RidePass Bullfighters

Despite weighing over 1,800 pounds, PBR Unleash the Beast bulls are faster and quicker than you can even imagine.

In a blink of an eye a bull can make a beeline dive at a defenseless rider, milliseconds after a ride is over.

However, riders are never alone in the arena. They have a group of fearless men waiting in the wings who are ready to pounce into immediate danger at the drop of a dime.

These brave men are the RidePass Bullfighters.

Jesse Byrne, Frank Newsom, Shorty Gorham and Cody Webster are some of the toughest and most rugged athletes you will find on the dirt at UTB events each weekend. Instead of climbing aboard the strongest bulls in the world, these men have no problem throwing their bodies in front of World Champion bulls – all in hopes of protecting the bravest riders the PBR has to offer. 

Ryan Dirteater has suffered his fair share of battle scars competing on the UTB, however, the Hulbert, Okla., native knows things could have been much worse if not for the PBR’s expert bullfighters.

“Bullfighters are cowboy lifesavers,” Dirteater said. “Without them I wouldn’t be riding bulls.”

The bullfighters jump to life immediately when the chutes open. Normally Byrne and Newsom will start against the chutes with Gorham beginning near the wall. The three fighters continuously stay in a triangle formation around the bull during the ride so that they can strike in a seconds notice.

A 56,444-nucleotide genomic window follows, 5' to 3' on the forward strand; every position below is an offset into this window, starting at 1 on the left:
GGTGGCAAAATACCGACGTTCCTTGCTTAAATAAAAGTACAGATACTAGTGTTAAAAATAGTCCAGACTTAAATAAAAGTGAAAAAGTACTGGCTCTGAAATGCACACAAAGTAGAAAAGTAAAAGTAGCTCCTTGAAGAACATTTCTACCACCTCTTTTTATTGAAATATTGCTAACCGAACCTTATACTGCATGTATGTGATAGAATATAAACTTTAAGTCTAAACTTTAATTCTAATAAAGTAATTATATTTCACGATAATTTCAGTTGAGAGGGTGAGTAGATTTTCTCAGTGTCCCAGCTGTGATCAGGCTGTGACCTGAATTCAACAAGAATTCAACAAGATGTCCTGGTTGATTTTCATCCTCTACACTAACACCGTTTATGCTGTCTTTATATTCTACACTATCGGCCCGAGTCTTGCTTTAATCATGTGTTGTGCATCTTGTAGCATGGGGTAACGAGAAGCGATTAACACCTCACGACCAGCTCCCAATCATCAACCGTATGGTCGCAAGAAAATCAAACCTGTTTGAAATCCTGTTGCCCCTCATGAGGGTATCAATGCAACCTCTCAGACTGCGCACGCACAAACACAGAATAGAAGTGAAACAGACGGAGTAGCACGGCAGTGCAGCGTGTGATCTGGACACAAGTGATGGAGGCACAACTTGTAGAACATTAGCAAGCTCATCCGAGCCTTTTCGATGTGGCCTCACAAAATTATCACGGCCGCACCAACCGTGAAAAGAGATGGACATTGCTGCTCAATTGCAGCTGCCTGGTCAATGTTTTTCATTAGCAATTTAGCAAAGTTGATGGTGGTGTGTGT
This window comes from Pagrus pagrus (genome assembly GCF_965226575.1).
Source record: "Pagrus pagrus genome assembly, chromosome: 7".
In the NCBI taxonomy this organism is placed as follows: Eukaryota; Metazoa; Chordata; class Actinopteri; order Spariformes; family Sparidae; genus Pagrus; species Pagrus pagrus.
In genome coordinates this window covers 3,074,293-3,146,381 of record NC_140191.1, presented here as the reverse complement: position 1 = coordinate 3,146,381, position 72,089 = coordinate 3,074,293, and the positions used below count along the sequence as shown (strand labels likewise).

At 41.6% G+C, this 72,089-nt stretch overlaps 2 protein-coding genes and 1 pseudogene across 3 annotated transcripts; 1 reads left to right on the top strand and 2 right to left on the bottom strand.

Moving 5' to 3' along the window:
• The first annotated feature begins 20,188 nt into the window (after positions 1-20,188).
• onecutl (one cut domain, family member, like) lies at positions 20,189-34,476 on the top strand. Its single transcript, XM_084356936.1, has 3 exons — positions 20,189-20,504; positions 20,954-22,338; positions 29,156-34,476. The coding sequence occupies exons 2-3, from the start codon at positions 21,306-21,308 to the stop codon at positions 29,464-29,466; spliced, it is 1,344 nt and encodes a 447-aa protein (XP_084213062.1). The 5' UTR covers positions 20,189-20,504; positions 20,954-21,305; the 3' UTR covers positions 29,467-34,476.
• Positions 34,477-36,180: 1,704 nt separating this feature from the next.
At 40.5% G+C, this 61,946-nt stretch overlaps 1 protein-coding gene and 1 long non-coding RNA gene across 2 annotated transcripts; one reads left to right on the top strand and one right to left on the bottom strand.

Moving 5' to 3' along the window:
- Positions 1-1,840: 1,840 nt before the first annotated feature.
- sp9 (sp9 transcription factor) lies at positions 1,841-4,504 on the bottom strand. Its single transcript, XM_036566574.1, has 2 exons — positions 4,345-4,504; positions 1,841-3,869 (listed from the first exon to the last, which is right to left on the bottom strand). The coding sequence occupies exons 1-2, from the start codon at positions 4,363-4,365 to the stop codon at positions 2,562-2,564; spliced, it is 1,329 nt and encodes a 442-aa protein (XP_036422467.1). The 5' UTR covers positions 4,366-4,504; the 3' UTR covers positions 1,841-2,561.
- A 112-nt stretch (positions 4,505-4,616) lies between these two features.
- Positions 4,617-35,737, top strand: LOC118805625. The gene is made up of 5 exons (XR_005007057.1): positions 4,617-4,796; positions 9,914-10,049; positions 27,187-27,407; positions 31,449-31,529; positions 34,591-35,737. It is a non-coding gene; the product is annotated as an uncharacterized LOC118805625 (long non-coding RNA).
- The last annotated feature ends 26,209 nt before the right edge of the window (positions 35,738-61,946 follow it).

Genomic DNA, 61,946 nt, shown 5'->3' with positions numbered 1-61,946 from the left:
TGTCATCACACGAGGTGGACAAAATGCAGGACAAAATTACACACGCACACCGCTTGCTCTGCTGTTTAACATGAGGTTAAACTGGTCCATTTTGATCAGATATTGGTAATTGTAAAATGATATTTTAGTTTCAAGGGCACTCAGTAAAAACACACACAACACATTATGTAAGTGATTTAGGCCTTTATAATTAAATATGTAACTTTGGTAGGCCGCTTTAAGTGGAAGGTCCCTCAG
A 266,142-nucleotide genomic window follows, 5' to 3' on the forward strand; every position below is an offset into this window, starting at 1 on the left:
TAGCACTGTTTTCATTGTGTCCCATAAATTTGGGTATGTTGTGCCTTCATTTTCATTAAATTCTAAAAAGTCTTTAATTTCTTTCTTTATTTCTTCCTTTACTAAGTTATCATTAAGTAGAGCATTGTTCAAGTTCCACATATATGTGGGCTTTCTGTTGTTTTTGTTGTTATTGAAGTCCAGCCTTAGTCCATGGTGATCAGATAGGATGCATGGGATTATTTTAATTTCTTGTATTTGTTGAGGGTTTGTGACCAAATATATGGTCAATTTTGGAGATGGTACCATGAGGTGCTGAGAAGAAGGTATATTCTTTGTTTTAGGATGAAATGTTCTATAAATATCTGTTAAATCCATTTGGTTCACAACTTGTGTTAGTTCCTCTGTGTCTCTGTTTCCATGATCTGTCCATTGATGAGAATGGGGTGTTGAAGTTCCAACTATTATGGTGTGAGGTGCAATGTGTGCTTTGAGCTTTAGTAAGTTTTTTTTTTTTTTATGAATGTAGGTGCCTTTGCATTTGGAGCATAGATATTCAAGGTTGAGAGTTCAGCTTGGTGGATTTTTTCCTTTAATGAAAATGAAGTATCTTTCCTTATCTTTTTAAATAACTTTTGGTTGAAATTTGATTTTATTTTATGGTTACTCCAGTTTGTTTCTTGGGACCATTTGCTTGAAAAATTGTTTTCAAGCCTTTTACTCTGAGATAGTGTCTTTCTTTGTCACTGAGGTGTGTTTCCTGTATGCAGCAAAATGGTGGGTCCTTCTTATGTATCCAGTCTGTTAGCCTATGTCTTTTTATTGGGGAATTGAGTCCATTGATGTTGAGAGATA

After a rider is bucked off, or successfully conquers a bull, the trio goes to work even further by stepping into the sightlines of a bull. They are able to keep the animal’s attention while a rider safely gets out of harm’s way after hitting the dirt.

However, this is easier said than done. Sometimes this means the bullfighters even have to get in the way of a bull’s dangerous horns or hooves by any means necessary.

 “I owe those guys so much,” Dirteater said. “With all of the injuries, you got to get away to take care of yourself. You can’t stay out there and make circles around them. The bullfighters are there to protect you when you hit the ground. I think they should be the ones getting the millions of dollars.”

So have our experienced bullfighters met the brute force of a bull head on? Oh, you bet. Have they suffered countless injuries? Of course.

But are they afraid?